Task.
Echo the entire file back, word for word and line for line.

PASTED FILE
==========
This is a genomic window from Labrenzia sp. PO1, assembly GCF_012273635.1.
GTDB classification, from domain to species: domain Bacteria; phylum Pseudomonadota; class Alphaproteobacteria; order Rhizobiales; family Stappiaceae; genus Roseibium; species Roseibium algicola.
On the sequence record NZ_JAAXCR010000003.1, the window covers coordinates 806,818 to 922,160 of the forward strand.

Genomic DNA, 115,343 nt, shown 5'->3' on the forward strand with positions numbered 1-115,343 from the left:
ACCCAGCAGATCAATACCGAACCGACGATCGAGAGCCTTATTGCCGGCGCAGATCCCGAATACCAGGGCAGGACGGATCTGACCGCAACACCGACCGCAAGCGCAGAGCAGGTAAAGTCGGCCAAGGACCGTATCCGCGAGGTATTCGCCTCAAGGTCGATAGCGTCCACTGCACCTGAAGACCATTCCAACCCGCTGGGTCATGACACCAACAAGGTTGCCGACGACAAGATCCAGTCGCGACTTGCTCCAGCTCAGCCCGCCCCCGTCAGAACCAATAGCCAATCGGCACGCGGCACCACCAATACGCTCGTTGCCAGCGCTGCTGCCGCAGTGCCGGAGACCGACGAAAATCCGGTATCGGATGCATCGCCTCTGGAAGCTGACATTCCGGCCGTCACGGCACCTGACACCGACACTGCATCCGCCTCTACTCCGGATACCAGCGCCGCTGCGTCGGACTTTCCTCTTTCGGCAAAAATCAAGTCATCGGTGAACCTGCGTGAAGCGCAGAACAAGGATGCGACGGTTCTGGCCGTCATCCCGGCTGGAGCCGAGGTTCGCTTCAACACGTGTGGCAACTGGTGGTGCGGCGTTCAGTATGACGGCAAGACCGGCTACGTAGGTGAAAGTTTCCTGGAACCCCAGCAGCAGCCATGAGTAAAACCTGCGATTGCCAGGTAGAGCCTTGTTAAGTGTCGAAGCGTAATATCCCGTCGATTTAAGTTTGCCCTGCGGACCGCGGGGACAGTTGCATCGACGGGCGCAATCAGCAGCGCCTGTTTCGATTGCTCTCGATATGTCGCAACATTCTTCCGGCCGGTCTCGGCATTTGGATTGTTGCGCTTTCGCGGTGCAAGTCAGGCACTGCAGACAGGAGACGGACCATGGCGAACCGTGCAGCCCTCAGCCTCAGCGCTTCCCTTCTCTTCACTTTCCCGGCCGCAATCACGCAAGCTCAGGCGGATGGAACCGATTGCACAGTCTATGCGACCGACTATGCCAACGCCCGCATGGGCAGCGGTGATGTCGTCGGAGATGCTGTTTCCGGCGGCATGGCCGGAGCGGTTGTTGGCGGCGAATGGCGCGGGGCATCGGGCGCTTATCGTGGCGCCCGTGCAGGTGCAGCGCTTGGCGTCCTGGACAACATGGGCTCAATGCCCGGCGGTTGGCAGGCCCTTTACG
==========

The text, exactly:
This is a genomic window from Labrenzia sp. PO1, assembly GCF_012273635.1.
GTDB classification, from domain to species: domain Bacteria; phylum Pseudomonadota; class Alphaproteobacteria; order Rhizobiales; family Stappiaceae; genus Roseibium; species Roseibium algicola.
On the sequence record NZ_JAAXCR010000003.1, the window covers coordinates 806,818 to 922,160 of the forward strand.

Genomic DNA, 115,343 nt, shown 5'->3' on the forward strand with positions numbered 1-115,343 from the left:
ACCCAGCAGATCAATACCGAACCGACGATCGAGAGCCTTATTGCCGGCGCAGATCCCGAATACCAGGGCAGGACGGATCTGACCGCAACACCGACCGCAAGCGCAGAGCAGGTAAAGTCGGCCAAGGACCGTATCCGCGAGGTATTCGCCTCAAGGTCGATAGCGTCCACTGCACCTGAAGACCATTCCAACCCGCTGGGTCATGACACCAACAAGGTTGCCGACGACAAGATCCAGTCGCGACTTGCTCCAGCTCAGCCCGCCCCCGTCAGAACCAATAGCCAATCGGCACGCGGCACCACCAATACGCTCGTTGCCAGCGCTGCTGCCGCAGTGCCGGAGACCGACGAAAATCCGGTATCGGATGCATCGCCTCTGGAAGCTGACATTCCGGCCGTCACGGCACCTGACACCGACACTGCATCCGCCTCTACTCCGGATACCAGCGCCGCTGCGTCGGACTTTCCTCTTTCGGCAAAAATCAAGTCATCGGTGAACCTGCGTGAAGCGCAGAACAAGGATGCGACGGTTCTGGCCGTCATCCCGGCTGGAGCCGAGGTTCGCTTCAACACGTGTGGCAACTGGTGGTGCGGCGTTCAGTATGACGGCAAGACCGGCTACGTAGGTGAAAGTTTCCTGGAACCCCAGCAGCAGCCATGAGTAAAACCTGCGATTGCCAGGTAGAGCCTTGTTAAGTGTCGAAGCGTAATATCCCGTCGATTTAAGTTTGCCCTGCGGACCGCGGGGACAGTTGCATCGACGGGCGCAATCAGCAGCGCCTGTTTCGATTGCTCTCGATATGTCGCAACATTCTTCCGGCCGGTCTCGGCATTTGGATTGTTGCGCTTTCGCGGTGCAAGTCAGGCACTGCAGACAGGAGACGGACCATGGCGAACCGTGCAGCCCTCAGCCTCAGCGCTTCCCTTCTCTTCACTTTCCCGGCCGCAATCACGCAAGCTCAGGCGGATGGAACCGATTGCACAGTCTATGCGACCGACTATGCCAACGCCCGCATGGGCAGCGGTGATGTCGTCGGAGATGCTGTTTCCGGCGGCATGGCCGGAGCGGTTGTTGGCGGCGAATGGCGCGGGGCATCGGGCGCTTATCGTGGCGCCCGTGCAGGTGCAGCGCTTGGCGTCCTGGACAACATGGGCTCAATGCCCGGCGGTTGGCAGGCCCTTTACG